6.2.4. Explicitly Declared Classes

A class of code points may also be declared by listing all code points that are members of the class. This is useful when tagging cannot be used because code points are not listed individually as part of the eligible set of code points for the given LGR -- for example, because they only occur in code point sequences.

To define a class in terms of an explicit list of code points, use a space-separated list of hexadecimal code point values:

<class name="abcd">0061 0062 0063 0064</class>

This defines a class named "abcd" containing the code points for characters "a", "b", "c", and "d". The ordering of the code points is not material, but it is RECOMMENDED to list them in ascending order; not doing so makes it unnecessarily difficult for users to detect errors such as duplicates or to compare and review these classes against other specifications.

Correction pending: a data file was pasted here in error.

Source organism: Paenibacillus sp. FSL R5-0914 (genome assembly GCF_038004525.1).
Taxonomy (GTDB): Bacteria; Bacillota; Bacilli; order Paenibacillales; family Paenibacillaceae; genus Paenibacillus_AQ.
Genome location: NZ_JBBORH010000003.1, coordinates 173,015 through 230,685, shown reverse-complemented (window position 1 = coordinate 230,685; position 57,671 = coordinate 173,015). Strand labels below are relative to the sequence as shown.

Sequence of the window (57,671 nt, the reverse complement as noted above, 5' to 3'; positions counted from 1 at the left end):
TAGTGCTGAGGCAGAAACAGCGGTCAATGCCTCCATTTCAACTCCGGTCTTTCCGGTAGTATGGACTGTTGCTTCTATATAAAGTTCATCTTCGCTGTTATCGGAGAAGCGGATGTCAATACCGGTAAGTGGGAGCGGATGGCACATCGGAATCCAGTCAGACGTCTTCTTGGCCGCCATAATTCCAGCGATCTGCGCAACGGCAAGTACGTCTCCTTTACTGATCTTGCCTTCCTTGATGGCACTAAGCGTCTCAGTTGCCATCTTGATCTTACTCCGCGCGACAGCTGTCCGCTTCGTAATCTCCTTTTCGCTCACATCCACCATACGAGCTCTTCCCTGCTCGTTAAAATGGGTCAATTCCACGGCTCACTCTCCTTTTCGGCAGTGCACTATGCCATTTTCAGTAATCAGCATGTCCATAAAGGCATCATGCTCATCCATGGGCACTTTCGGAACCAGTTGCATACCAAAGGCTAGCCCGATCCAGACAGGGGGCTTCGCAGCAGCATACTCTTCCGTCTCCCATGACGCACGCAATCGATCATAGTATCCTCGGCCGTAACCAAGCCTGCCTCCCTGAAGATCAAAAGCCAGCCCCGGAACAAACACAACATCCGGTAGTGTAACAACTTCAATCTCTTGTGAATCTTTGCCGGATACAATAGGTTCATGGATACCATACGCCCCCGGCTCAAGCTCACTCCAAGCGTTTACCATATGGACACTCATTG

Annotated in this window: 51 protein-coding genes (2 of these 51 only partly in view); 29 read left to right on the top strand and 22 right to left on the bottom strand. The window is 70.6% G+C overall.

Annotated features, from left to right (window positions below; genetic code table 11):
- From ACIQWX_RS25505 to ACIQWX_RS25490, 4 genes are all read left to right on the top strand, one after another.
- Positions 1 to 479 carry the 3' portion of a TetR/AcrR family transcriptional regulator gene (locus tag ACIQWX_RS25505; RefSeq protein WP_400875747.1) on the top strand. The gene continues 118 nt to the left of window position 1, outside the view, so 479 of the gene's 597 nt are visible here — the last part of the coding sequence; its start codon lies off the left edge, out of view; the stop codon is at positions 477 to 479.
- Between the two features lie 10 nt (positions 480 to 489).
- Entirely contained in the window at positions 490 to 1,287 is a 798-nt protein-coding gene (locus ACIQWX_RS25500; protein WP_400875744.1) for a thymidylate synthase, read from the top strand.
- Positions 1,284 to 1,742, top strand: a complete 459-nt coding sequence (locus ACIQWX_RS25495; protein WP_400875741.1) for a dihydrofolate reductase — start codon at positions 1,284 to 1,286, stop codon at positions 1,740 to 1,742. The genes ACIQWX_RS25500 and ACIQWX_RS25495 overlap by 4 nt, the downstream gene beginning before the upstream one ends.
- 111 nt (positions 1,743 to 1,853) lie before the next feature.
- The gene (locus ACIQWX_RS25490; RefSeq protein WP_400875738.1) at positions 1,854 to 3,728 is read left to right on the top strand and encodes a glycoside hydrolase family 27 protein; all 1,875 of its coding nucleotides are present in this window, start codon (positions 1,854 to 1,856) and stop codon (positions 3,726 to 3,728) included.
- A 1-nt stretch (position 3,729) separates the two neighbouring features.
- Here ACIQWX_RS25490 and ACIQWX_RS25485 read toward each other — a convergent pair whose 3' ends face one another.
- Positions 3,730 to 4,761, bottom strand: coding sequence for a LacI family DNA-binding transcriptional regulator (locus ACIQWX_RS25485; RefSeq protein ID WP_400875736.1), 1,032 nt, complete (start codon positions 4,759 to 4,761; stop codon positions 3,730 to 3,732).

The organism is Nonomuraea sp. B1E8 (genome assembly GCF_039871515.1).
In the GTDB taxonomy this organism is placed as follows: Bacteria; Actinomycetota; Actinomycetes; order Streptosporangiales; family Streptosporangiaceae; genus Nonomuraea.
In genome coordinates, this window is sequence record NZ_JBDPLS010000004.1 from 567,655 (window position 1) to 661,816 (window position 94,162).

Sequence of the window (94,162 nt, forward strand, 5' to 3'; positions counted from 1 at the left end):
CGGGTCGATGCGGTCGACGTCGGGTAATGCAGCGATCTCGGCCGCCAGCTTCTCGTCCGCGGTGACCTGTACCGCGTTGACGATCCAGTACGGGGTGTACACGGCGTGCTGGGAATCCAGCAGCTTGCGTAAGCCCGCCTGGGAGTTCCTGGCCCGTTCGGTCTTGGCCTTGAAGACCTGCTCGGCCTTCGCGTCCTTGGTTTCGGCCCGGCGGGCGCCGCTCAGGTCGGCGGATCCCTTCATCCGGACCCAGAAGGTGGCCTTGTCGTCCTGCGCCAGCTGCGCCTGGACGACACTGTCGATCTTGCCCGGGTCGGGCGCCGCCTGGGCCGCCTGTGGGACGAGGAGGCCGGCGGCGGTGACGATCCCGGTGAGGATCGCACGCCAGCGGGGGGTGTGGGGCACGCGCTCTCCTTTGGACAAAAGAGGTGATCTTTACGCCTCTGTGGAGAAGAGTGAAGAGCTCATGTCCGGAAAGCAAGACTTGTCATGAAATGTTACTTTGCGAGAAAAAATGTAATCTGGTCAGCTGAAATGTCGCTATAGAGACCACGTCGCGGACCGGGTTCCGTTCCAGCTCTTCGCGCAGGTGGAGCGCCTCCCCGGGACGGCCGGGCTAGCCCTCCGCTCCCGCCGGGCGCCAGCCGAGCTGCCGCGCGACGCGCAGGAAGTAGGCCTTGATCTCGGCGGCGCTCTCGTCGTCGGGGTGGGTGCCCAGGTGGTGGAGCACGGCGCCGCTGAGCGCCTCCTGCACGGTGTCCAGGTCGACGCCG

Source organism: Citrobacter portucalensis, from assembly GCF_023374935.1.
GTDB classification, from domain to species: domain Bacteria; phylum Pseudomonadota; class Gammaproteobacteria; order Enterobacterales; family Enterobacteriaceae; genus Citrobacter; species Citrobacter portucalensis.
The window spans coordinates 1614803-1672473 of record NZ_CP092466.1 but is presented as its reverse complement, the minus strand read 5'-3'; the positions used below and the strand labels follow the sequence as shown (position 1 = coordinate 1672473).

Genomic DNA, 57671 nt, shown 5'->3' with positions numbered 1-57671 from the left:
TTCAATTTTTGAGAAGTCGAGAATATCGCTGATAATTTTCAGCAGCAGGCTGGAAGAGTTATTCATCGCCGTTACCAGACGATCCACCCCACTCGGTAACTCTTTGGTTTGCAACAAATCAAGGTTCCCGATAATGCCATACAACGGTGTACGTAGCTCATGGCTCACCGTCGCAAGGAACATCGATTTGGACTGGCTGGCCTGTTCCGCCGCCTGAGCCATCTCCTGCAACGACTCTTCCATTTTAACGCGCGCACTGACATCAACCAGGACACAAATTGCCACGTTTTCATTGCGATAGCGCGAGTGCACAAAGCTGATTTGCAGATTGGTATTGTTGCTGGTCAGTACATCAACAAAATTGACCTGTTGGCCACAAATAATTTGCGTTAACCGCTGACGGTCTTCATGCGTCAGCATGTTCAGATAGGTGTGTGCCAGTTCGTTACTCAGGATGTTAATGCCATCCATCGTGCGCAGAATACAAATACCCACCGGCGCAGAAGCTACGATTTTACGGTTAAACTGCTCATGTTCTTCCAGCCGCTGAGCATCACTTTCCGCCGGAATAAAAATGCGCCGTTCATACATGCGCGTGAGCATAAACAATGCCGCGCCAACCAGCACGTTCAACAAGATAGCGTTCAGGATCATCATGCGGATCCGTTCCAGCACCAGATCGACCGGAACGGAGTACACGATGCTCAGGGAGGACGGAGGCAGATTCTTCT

In a class definition, ranges of code points are represented by a hexadecimal start and end value separated by a hyphen. The following declaration is equivalent to the preceding:

       <class name="abcd">0061-0064</class>

Range and code point declarations can be freely intermixed:

<class name="abcd">0061 0062-0063 0064</class>

The contents of a class differ from a repertoire in that the latter MAY contain sequences as elements, while the former MUST NOT. Instead, they closely resemble character classes as found in regular expressions.

6.2.5. Combined Classes